BROOKE, alias COBHAM, Henry II (1564-1619), of Cobham Hall, Kent.
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Family and Education
b. 22 Nov. 1564, 2nd but 1st surv. s. of William Brooke†, 10th Lord Cobham, by his 2nd w. Frances, da. of Sir John Newton alias Cradock of Glos., lady of the bedchamber to Queen Elizabeth; bro. of William and nephew of George, John, Thomas, and Henry Brooke alias Cobham I . educ. King’s, Camb. 1580. m. May 1601, Frances, 2nd da. of Charles Howard I, 1st Earl of Nottingham, wid. of Henry Fitzgerald, 12th Earl of Kildare [I], s.p. suc. fa. as 11th Lord Cobham Mar. 1597. Kntd. 1598; KG 1599.
Constable of Dover castle and ld. warden of the Cinque Ports Sept. 1597-1603; j.p. Kent 1594-1603, ld. lt. 1597-1603.1
Brooke was senior knight of the shire when still in his twenties, taking precedence over his uncle, Sir Henry. As such he could have attended the subsidy committee appointed 11 Feb. 1589. Yet in 1593 he sat for Hedon. It is easier to account for his being returned for this small Yorkshire borough, perhaps through his brother-in-law Cecil, or through some link of his own family with the place (his uncle had represented it in 1555), than it is to account for his not representing a constituency in his own county. But in 1597 he was ‘beloved of never a man in Kent’ and it is interesting that in 1593 no member of his family sat for a Kent constituency. As Member of Parliament for Hedon he was appointed to committees on kerseys (23 Mar.) and the maintenance of weirs (28 Mar.).2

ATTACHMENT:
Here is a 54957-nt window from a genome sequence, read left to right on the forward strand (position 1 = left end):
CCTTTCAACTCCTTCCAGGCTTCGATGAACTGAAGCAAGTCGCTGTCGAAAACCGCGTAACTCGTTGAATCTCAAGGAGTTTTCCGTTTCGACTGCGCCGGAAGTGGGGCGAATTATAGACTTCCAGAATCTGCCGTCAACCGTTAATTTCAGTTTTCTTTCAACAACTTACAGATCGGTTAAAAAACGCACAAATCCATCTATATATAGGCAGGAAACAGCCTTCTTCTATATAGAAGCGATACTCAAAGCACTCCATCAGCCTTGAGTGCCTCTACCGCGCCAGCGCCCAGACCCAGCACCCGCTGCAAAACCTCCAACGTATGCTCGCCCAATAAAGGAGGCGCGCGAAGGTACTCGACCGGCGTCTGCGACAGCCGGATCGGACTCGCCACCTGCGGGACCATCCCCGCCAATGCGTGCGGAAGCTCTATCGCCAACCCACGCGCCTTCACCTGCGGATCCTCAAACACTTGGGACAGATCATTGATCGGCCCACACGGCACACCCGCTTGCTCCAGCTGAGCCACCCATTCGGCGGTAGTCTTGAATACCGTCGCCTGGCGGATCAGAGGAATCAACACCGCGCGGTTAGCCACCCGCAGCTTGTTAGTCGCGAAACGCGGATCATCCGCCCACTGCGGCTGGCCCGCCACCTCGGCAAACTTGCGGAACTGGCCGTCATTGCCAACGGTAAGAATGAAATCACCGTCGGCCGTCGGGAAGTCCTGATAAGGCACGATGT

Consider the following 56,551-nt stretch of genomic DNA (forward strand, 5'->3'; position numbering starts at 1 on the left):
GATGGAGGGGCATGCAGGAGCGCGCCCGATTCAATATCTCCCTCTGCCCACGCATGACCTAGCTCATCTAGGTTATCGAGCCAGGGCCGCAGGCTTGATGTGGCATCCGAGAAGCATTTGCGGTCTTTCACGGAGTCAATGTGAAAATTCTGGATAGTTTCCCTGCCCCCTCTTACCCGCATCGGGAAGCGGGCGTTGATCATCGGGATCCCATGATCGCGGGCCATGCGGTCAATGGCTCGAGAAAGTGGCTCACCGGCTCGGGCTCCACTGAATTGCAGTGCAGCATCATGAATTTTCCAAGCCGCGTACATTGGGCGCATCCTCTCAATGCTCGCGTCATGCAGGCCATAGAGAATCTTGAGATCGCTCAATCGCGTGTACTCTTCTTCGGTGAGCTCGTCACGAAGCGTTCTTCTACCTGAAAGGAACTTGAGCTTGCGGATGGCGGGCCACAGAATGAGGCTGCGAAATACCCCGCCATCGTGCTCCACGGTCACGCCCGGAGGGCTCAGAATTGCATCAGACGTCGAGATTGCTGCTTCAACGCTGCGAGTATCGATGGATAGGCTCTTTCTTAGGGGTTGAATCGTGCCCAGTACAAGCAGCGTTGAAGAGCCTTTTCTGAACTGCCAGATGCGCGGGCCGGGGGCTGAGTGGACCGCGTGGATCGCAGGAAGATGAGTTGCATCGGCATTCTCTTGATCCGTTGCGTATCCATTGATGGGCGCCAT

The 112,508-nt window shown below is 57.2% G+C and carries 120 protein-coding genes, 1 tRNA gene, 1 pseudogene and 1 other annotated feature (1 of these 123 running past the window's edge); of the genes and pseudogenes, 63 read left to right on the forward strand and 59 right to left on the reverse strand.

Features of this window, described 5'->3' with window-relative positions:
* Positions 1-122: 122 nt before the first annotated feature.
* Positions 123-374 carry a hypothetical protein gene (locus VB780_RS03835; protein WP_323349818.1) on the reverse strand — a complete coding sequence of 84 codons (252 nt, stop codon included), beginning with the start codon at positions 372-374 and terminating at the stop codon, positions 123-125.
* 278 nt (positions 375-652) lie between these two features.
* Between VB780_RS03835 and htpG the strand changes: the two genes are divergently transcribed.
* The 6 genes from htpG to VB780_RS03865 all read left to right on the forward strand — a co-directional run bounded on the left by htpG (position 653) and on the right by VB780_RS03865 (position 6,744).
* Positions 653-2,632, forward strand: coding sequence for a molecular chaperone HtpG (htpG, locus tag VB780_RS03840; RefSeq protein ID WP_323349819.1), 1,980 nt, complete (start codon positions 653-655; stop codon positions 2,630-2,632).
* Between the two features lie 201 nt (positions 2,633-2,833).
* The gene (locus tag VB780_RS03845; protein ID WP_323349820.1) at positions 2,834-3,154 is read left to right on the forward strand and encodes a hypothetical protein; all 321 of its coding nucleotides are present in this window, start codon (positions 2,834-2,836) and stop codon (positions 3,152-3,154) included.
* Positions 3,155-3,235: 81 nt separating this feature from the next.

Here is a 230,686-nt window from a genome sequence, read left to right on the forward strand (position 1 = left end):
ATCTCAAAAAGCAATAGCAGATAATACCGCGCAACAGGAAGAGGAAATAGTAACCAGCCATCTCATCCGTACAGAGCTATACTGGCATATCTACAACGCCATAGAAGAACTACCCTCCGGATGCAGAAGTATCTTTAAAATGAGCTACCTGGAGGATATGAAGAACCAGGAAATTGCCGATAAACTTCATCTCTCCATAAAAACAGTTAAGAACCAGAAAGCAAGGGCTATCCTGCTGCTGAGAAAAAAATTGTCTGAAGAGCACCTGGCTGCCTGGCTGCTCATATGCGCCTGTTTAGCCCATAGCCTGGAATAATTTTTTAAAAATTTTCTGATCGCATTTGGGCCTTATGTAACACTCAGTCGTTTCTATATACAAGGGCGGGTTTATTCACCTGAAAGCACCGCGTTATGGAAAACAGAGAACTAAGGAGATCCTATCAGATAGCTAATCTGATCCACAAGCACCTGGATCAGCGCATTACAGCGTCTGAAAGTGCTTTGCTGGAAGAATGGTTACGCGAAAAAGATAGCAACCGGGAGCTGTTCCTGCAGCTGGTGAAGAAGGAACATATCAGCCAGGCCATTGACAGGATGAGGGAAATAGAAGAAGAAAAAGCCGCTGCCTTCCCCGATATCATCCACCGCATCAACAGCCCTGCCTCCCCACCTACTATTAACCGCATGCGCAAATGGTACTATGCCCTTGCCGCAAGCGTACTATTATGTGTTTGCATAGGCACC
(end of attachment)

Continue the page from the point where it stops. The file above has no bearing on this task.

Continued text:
Much is obscure about Cobham. Thus, in 1597, despite his unpopularity, he secured the lord lieutenancy and the wardenship of the Cinque Ports in the face of competition from the Sidneys, who were backed by the Earl of Essex. He took a less than heroic part in the Kent by-election campaign of January 1598, first claiming that he was ‘indifferent’ as to who stood for the vacancy when he was deeply involved in the underlying Ravenstone manor dispute; then, to the evident exasperation of his deputy lieutenant (Sir) John Leveson, suggesting for the vacancy a man who was already a Member.3 Still, birth counted, and he received at least two more marks of the Queen’s favour, the Garter in 1599 and her visit to his Blackfriars house in 1600. By the end of the reign Cobham was short of money, which may or may not account for his participation, soon after James’s accession, in the ‘main plot’ that was to cause his and Ralegh’s ruin. Cobham’s trial in November 1603 led to a warrant for his execution in the following month, which he expected to be carried out. Instead, he was kept in the Tower and lost his lands, which were granted to his estranged wife in April 1604. During his long imprisonment, Cobham wrote frequently to Cecil and to the King, begging for release and declaring he would prefer death to his present state. His health breaking down, he was, in September 1617, permitted to visit Bath. On the return journey later that year, he collapsed at Odiham, where he remained for a time before proceeding to London. In July 1618 he was again given permission to go to Bath, or indeed anywhere in the kingdom, until the feast of All Saints. He died 24 Jan. 1619, in a lodging house close to the Tower, and lay unburied until funds could be raised for the funeral.4